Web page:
The climb up the granite whale back rock had not been too difficult and as we emerged at the top there were boulders settled almost in a ring on the summit. They looked like someone had just put them down to form a circle. There in the middle lay the final resting place of Cecil John Rhodes.
It’s difficult to go anywhere in Zimbabwe without finding references to Rhodes. He certainly played a major hand in shaping the country around the turn of the 20th century. I had visited his graveside 23 years ago and was glad he was still there. With all the recent political troubles in Zimbabwe there had been calls for him to be removed.
The view from the top of the surrounding Matobo Hills was magnificent. “World’s View” it is called and while some may think this is why Rhodes asked to be buried there that’s not the whole story. The area around it is a sacred place for the Ndebele people and one of their kings was buried nearby and so it is believed as he was buried there his spirits would own the land. By being buried here Rhodes may also have been making a statement that his spirit would remain in the area and he now owned the land.
Whatever the truth, it is a wonderful place to visit.
After leaving the Eastern Highlands we have been taking a bit of a crash course in Zimbabwean history. Our first stop was by the side of Lake Mutirikwe at a pleasant campsite. Not that we could see the lake on the first day as the mist and drizzle stayed around all day.
The real reason we were here though was to visit the Great Zimbabwe ruins. This was built between the 12th and 15th centuries and was the largest stone structure ever built south of the Sahara. It is a UNESCO World Heritage Site. It’s history up until recently has been the subject of often bitter debate. It’s now clearly established that the African inhabitants built up this and other smaller cities and that a succession of kings ruled large areas of Southern Africa from it. Early Europeans who came to colonise Africa could not believe Africans were capable of building such structures and attributed the ruins to the Phoenicians. Unfortunately despite compelling evidence to the contrary such beliefs continued well into the 20th century.
The ruins are very impressive and when we were there we were virtually the only tourists. First there is a climb up to the Hill Complex which is where the King and Queens probably lived and from where you get great views of the most visually impressive structure the Great Enclosure.
After walking down and walking through some more ruins in the Valley Complex you come to the Great Enclosure. The massive walls are magnificent and are built without the use of any concrete. They are really thick at the base and narrow as they go higher. The parallel wall on the inside was particularly impressive.
From Great Zimbabwe we headed to Bulawayo. We had met some people at a hide in Hwange National Park and spent a couple of very pleasant afternoons chatting and drinking with them. They had invited us to come and visit them when we were in Bulawayo and very kindly asked us to stay. Taking the truck up their driveway we were a bit worried as we seemed to be giving their lovely trees a bit of an extra pruning. Neil and Fiona had two twin daughters, Rachel and Serena who were the same age as Alisha and our girls were very excited to meet them. They had a wonderful time playing with them and were not interested in any sightseeing. They just wanted to know when the girls were coming back from school to ensure we would be there in time for them. Fortunately Rachel and Serena finished school around 1pm so there was lots of time for the four of them to play together.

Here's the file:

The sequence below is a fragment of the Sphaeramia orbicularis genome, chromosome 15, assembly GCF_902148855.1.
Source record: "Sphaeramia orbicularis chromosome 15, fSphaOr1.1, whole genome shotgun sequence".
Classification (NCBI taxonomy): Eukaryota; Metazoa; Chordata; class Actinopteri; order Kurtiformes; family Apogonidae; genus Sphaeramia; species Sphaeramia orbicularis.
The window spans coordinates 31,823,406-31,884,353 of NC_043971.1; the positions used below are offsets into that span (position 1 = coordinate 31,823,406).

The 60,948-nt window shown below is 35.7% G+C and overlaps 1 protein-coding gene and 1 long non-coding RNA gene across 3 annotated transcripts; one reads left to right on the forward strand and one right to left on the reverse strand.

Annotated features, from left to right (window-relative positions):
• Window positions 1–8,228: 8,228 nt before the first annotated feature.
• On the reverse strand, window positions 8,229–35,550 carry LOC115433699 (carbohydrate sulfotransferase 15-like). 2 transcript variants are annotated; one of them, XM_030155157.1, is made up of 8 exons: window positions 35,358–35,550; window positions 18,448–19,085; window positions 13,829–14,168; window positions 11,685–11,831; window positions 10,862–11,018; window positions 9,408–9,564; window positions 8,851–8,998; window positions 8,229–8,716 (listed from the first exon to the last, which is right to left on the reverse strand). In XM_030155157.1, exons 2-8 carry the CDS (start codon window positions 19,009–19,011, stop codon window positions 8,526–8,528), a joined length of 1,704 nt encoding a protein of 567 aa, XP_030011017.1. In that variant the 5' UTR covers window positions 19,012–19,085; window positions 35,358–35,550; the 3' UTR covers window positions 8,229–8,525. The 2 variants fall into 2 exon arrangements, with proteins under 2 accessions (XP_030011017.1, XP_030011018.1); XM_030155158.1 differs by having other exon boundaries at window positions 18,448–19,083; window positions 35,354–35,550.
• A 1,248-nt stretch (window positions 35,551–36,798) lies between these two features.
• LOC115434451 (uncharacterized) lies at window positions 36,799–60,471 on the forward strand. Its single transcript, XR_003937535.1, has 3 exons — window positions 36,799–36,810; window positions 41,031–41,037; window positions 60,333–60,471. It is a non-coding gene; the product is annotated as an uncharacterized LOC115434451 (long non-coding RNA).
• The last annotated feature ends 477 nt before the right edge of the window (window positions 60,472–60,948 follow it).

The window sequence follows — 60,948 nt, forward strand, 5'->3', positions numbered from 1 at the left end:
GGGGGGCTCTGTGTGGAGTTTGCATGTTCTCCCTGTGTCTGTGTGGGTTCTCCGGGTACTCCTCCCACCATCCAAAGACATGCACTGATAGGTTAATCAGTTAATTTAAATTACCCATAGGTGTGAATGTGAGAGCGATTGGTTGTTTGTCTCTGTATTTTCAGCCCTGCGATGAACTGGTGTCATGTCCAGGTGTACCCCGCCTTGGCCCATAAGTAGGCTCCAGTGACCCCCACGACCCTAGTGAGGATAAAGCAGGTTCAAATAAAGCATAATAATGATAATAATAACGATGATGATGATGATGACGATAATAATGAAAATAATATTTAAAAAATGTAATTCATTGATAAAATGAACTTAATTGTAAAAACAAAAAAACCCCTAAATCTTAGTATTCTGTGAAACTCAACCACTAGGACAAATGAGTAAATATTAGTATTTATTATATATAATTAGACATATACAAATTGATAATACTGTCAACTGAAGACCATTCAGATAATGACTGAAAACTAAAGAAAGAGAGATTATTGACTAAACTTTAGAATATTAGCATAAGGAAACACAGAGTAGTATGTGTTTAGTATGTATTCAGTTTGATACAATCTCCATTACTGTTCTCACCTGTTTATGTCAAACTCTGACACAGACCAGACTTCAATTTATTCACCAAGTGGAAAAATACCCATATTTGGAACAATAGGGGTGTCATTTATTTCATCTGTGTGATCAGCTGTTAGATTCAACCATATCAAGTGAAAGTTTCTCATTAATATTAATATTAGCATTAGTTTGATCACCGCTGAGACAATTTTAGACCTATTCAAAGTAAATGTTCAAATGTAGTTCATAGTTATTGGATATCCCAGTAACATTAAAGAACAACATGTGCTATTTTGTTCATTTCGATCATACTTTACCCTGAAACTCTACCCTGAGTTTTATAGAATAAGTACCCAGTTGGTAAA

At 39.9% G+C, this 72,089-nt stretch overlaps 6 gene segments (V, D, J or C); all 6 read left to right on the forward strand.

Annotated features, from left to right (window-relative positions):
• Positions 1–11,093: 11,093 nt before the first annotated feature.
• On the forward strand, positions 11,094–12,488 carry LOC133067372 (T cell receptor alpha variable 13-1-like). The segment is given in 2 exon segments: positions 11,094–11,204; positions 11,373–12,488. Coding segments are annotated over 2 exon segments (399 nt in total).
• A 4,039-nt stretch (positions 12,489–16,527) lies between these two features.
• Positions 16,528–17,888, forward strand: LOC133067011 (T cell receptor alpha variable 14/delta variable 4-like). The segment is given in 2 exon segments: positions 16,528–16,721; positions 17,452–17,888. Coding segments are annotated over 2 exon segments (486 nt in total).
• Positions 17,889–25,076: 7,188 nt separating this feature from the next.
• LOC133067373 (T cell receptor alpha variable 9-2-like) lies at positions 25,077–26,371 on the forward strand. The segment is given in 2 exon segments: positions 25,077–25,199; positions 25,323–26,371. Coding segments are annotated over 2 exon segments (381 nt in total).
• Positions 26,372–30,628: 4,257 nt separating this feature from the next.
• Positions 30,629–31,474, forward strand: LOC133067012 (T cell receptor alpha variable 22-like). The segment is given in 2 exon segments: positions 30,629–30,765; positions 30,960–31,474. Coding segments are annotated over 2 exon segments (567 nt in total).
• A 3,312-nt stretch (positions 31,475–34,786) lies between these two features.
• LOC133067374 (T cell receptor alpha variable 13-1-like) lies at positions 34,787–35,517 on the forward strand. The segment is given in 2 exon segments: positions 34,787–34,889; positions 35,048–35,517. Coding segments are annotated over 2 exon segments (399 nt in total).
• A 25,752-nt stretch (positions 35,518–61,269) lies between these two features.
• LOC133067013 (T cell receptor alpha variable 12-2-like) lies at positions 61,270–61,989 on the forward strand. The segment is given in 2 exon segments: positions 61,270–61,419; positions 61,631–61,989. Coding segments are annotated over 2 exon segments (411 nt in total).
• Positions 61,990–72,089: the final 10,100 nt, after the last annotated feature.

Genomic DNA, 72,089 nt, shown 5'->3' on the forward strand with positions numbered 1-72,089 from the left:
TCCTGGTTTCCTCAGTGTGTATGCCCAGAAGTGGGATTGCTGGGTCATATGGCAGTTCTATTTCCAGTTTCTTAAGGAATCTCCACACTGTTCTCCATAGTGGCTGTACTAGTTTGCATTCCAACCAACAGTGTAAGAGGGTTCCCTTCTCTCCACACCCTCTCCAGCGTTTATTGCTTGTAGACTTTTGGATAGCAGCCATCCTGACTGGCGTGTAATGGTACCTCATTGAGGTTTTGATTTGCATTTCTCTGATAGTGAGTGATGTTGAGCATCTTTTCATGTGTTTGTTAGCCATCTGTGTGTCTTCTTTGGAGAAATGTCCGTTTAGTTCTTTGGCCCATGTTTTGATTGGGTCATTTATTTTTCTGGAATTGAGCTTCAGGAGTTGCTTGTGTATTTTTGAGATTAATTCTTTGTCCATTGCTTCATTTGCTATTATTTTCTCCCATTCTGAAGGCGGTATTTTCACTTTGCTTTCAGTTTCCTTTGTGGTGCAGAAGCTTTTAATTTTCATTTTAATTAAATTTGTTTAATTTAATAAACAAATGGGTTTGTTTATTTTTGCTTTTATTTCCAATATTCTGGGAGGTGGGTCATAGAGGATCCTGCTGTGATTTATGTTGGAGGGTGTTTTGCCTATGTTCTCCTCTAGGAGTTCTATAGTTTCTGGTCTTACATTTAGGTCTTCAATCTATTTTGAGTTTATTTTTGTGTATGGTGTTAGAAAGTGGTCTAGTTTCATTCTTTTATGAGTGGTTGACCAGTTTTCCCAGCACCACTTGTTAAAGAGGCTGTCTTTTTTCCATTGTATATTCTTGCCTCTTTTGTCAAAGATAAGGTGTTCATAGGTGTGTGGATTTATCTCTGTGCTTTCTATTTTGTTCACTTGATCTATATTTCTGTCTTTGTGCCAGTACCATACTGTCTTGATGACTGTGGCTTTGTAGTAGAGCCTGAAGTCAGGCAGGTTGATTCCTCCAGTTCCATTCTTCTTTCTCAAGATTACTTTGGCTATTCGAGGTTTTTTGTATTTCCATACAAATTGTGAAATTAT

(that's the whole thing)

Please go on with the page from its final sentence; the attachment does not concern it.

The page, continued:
Neil and Fiona could not have been more hospitable. They insisted we sleep in a guest cottage and not in the truck and fed and watered us well. It was lovely talking to them about life in Zimbabwe, the challenges but also the beauty of the country and its people. They introduced us to their interesting friends and showed us around the sights and history of Bulawayo. We can not say thank you enough for the wonderful time we had with them and hope we will meet again in future.
One of the friends we visited, Martin had an amazing collection of vintage cars from a Model T to Minis. But the one that interested us most was a Dodge that had been converted into a “motor home” around 1930. A definite forerunner for our truck. Overlanding in the 1930s would have been very different.
While we were there we visited the Bulawayo Natural History museum. This was more than just a museum with stuffed animals but also had the geology of the country as well as its historical development. It was very interesting. Neil then took us on a tour of the colonial sights of Bulawayo including the famous Bulawayo Club.
On our final day Neil very generously lent us his car to avoid having to get the truck out to visit Matobo National Park. This was really helpful as some of the roads in the park were narrow and the truck would have struggled to get through. The park is full of dramatic rock landscapes and is of outstanding natural beauty. There are two main kinds of rock formations. The most dramatic are the balancing rocks where huge piles of granite are piled on top and beside each other and weathered into all sorts of unusual shapes. The other is the massive “whaleback” (because of their shape) granite hills that rise up from the surrounding woodland. We had a lovely day driving around admiring the landscape.
After a final night of hospitality it was time for us to leave. Neil and Fiona were heading to South Africa to visit their eldest daughter who was in school there and we were heading to Botswana. It had been a lovely end to our time in Zimbabwe and not even the 7 roadblocks on the 100km drive to the border could spoil it. We also had to laugh at one of the adverts that was everywhere to be seen in Bulawayo!